Defendant does not dispute this assertion in its responsive memorandum.
Terrace objects to RFC’s motion, arguing that RFC has not specified how any of
Terrace’s acts will result in an unsatisfied judgment if the judgment is not certified.
(Def.’s Opp’n Mem. at 2 [Doc. No. 72].) Defendant further contends that certification of
judgment is unwarranted here, as Plaintiff has identified no dishonesty, deceit, or
likelihood of future wrongdoing that might otherwise constitute good cause. (Id.) As to
the issue of posting a supersedeas bond, Defendant argues that the posting of such a bond
was not ordered by the Court, suggesting that the Court should not consider the lack of a
bond in its good cause analysis. (Id. at 2-3.) Finally, Defendant argues that certification
of judgment should be denied because Plaintiff filed for bankruptcy in May 2012. (Id. at
3.) Consequently, Terrace contends, if the judgment is certified, and if RFC executes
judgment, Terrace may be without a remedy if the judgment is reversed on appeal after
RFC collects judgment elsewhere. (Id.)
Because Defendant has no assets in this District, whereas there is evidence that
Defendant has assets in Georgia and Florida, and because Defendant has not posted a
supersedeas bond, the Court finds that good cause exists to register the judgment in the
judicial districts in which Defendant’s assets are likely to be found. While there is no
showing of dishonesty, deceit, or propensity for future wrongdoing on the part of Defendant,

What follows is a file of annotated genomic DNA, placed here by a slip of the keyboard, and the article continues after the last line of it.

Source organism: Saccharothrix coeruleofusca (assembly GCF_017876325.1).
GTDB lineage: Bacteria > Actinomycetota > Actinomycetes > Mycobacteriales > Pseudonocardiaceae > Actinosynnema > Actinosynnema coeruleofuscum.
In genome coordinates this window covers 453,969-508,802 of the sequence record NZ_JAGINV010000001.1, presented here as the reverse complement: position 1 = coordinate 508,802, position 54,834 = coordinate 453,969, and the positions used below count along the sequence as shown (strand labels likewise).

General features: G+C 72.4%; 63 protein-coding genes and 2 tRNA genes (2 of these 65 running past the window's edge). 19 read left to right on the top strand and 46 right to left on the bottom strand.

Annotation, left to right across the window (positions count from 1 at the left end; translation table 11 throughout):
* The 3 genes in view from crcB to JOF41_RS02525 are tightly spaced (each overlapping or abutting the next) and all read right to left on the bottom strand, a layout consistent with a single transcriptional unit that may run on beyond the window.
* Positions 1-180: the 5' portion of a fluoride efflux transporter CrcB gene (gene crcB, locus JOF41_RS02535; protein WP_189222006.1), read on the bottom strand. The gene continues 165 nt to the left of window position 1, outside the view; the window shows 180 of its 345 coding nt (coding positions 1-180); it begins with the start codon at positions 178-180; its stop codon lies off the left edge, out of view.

legal precedent does not require a showing of such conduct. Good cause is satisfied for the
reasons set forth above. See Mohan, 2011 WL 2441213 at * 1-2.
Defendant’s concerns related to Plaintiff’s bankruptcy are speculative. Defendant
has been free to post a supersedeas bond and obtain a stay to protect itself against any risks
stemming from Plaintiff’s bankruptcy in the event that the judgment is reversed on appeal.
See Fed. R. Civ. P. 62(d). As Defendant notes, Fed. R. Civ. P. 62(d) does not impose a
deadline for posting a supersedeas bond, but merely provides that a bond “may be given upon
or after filing the notice of appeal or after obtaining the order allowing the appeal. The stay
takes effect when the court approves the bond.” (Def.’s Opp’n Mem. at 2, n.1 [Doc. No. 72])
(citing Fed. R. Civ. P. 62(d)). Defendant has not posted such a bond. While this is not the
situation where the Court ordered the filing of a supersedeas bond and Defendant failed to
do so, courts have nonetheless considered the lack of a supersedeas bond – whether courtordered or voluntary – when determining good cause.
See Johns, 143 F.R.D. at 12
(observing that “defendants have failed to post the supersedeas bond ordered by the Court);
Mohan, 2011 WL 2441213 at *2 (noting, “Mohan has not posted a supersedeas bond in order
to effect a stay of execution on the judgments.”); Northwest Airlines, Order of 4/2/02 at 2
[Doc. No. 151]) (observing,“Here, the Plaintiff has offered evidence that Defendant has no
assets in this district and has not posted a supersedeas bond to secure payment of the
judgment.”) For all of these reasons, Plaintiff’s motion to certify judgment is granted.
THEREFORE, IT IS HEREBY ORDERED THAT:
Plaintiff’s Motion to Certify Judgment [Doc. No. 67] is GRANTED; and
Plaintiff may register the Court’s June 12, 2012 Second Amended Judgment
[Doc. No. 63] in the judicial district or districts in which Defendant’s assets
are likely to be found, specifically including districts within the states of
Georgia and Florida.
Dated: January 22, 2013
S/Susan Richard Nelson
SUSAN RICHARD NELSON
United States District Judge